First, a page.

Samhain (pronounced SAH-win or SOW-in, Irish pronunciation for Samhain the Gaelic festival marking the end of the harvest season and the beginning of winter or the "darker half" of the year. Traditionally, Samhain is celebrated from 31 October to 1 November, as the Celtic day began and ended at sunset. The holiday known as Halloween originated in Ireland. Find out more about Irish Halloween Traditions and Samhain, the frightening celebration that has its roots in Celtic culture, and the rituals that are still practiced to this day in Ireland and elsewhere throughout the world.

Believe it or not, Ireland is the country that gave birth to Halloween, and many of the modern-day practices associated with the holiday are derived from the more than two thousand years of history, culture, and tradition that the Irish has cultivated. Every year on October 31st, people celebrate All Hallows Eve, which has its roots in the Celtic festival Samhain (pronounced "Sow-when" like the word "sound" without the d and you should have it!). Samhain was a celebration honoring the dead.

What is Samhain?

Samhain is an Old Gaelic phrase that can be roughly translated as "the end of summer." Samhain is celebrated at the conclusion of summer. Samhain was a holiday that our ancestors celebrated to mark the conclusion of the harvest season, the beginning of winter, and the beginning of a new year. They held the belief that on Samhain, the veil that separates the worlds of the living and the dead was at its thinnest, making it simpler for ghosts to move freely between the two realms. Unsettling stuff!


What kinds of Halloween traditions do people in Ireland observe?

The following is a collection of some ancient and some more recent Irish Halloween traditions from Ireland that have been passed down from generation to generation:

  • Colcannon for Dinner: Boiled Potato, Curly Kale (a cabbage), and raw Onions are provided as the traditional Irish Halloween dinner. Clean coins are wrapped in baking paper and placed in the potato for children to find and keep.
  • The Barmbrack Cake: The traditional Halloween cake in Ireland is the barmbrack which is a fruit bread. Each member of the family gets a slice. Great interest is taken in the outcome as there is a piece of rag, a coin, and a ring on each cake. If you get the rag then your financial future is doubtful. If you get the coin then you can look forward to a prosperous year. Getting the ring is a sure sign of impending romance or continued happiness.
  • The Ivy Leaf: Each member of the family places a perfect ivy leaf into a cup of water and it is then left undisturbed overnight. If, in the morning, a leaf is still perfect and has not developed any spots then the person who placed the leaf in the cup can be sure of 12 months' health until the following Halloween. If not.....
  • The Pumpkin: Carving Pumpkins dates back to the eighteenth century and to an Irish blacksmith named Jack who colluded with the Devil and was denied entry to Heaven. He was condemned to wander the earth but asked the Devil for some light. He was given a burning coal ember which he placed inside a turnip that he had gouged out. Thus, the tradition of Jack O' Lanterns was born - the bearer being the wandering blacksmith - a damned soul. Villagers in Ireland hoped that the lantern in their window would keep the wanderer away. When the Irish emigrated in their millions to America there was not a great supply of turnips so pumpkins were used instead.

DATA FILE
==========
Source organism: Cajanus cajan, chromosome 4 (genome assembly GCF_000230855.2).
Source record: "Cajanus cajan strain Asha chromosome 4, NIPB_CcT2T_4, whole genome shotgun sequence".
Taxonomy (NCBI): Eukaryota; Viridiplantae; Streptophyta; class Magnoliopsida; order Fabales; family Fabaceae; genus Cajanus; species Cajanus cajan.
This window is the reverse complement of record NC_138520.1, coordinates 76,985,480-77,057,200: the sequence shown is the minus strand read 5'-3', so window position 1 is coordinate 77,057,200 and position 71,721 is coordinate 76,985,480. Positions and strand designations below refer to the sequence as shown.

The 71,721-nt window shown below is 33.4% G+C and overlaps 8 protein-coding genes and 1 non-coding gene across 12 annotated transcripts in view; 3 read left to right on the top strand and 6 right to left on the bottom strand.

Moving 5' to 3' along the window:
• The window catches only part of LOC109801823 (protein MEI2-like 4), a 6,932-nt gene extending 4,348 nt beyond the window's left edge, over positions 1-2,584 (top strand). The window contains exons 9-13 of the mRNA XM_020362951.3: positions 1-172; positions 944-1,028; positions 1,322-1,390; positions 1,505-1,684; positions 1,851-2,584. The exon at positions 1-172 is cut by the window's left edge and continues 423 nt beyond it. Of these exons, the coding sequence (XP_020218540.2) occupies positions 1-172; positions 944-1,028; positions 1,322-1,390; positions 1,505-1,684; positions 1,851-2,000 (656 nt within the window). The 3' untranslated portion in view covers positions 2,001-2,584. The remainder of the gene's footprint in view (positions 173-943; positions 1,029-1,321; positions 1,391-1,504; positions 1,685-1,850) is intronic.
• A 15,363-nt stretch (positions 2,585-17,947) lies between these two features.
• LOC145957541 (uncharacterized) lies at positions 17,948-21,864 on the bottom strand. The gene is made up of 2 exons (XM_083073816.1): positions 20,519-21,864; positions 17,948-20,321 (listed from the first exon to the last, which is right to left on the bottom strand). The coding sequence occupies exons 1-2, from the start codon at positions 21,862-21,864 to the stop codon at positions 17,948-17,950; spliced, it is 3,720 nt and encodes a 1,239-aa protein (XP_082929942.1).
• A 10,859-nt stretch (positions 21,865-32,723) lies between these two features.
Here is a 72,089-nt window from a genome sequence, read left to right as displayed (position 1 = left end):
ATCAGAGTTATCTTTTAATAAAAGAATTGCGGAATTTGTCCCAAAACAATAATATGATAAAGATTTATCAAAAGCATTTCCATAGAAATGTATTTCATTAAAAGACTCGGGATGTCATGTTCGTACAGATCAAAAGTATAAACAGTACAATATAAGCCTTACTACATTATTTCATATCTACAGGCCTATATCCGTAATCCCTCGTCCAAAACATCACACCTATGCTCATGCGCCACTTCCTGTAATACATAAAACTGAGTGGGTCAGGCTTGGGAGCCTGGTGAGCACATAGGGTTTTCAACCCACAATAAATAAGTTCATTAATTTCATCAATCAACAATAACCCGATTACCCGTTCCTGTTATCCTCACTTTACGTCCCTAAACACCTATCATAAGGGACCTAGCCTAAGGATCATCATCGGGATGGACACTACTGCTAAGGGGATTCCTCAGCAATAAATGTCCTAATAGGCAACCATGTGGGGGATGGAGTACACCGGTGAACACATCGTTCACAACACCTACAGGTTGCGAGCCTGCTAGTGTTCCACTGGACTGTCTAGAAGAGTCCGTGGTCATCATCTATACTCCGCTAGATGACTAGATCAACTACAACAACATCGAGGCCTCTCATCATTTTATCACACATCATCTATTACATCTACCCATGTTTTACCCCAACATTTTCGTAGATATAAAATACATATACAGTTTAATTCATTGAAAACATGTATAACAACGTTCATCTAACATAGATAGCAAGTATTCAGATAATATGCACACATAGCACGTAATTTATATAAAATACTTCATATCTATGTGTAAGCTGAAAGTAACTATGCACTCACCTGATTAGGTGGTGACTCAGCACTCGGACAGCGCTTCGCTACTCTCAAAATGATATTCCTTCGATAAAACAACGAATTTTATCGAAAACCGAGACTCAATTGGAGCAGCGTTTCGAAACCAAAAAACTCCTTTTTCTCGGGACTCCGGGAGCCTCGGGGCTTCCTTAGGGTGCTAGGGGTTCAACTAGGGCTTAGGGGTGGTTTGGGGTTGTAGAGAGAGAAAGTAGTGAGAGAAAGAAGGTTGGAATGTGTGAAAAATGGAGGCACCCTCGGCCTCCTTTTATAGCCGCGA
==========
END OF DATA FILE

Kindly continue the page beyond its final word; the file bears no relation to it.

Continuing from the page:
• Halloween Costumes: On Halloween night children would dress up in scary costumes and go house to house. 'Help the Halloween Party' and 'Trick or Treat' were the cries to be heard at each door. This tradition of wearing costumes also dates back to Celtic times. On the special night when the living and the dead were at their closest, the Celtic Druids would dress up in elaborate costumes to disguise themselves as spirits and devils in case they encountered other devils and spirits during the night. By disguising they hoped that they would be able to avoid being carried away at the end of the night. This explains why witches, goblins, and ghosts remain the most popular choices for the costumes.
  • Snap-Apple: After the visits to the neighbors the Halloween games begin, the most popular of which is Snap Apple. An apple is suspended from a string and children are blindfolded. The first child to get a decent bite of the apple gets to keep their prize. The same game can be played by placing apples in a basin of water and trying to get a grip on the apple without too much mess!
  • The Bonfire: The Halloween bonfire is a tradition to encourage dreams of who your future husband or wife is going to be. The idea was to drop a cutting of your hair into the burning embers and then dream of your future loved one. Halloween was one of the Celt 'fire' celebrations.
  • Blind Date: Blindfolded local girls would go out into the fields and pull up the first cabbage they could find. If their cabbage had a substantial amount of earth attached to the roots then their future loved one would have money. Eating the cabbage would reveal the nature of their future husband - bitter or sweet!
  • Another way of finding your future spouse is to peel an apple in one go. If done successfully the single apple peel could be dropped on the floor to reveal the initials of the future-intended.

  • Anti-Fairy Measures: Fairies and goblins try to collect as many souls as they can at Halloween but if they met a person who threw the dust from under their feet at the Fairy then they would be obliged to release any souls that they held captive.
  • Holy Water: Holy water was sometimes anointed on farm animals to keep them safe during the night. If the animals were showing signs of ill health on All Hallows Eve then they would be spat on to try to ward off any evil spirits.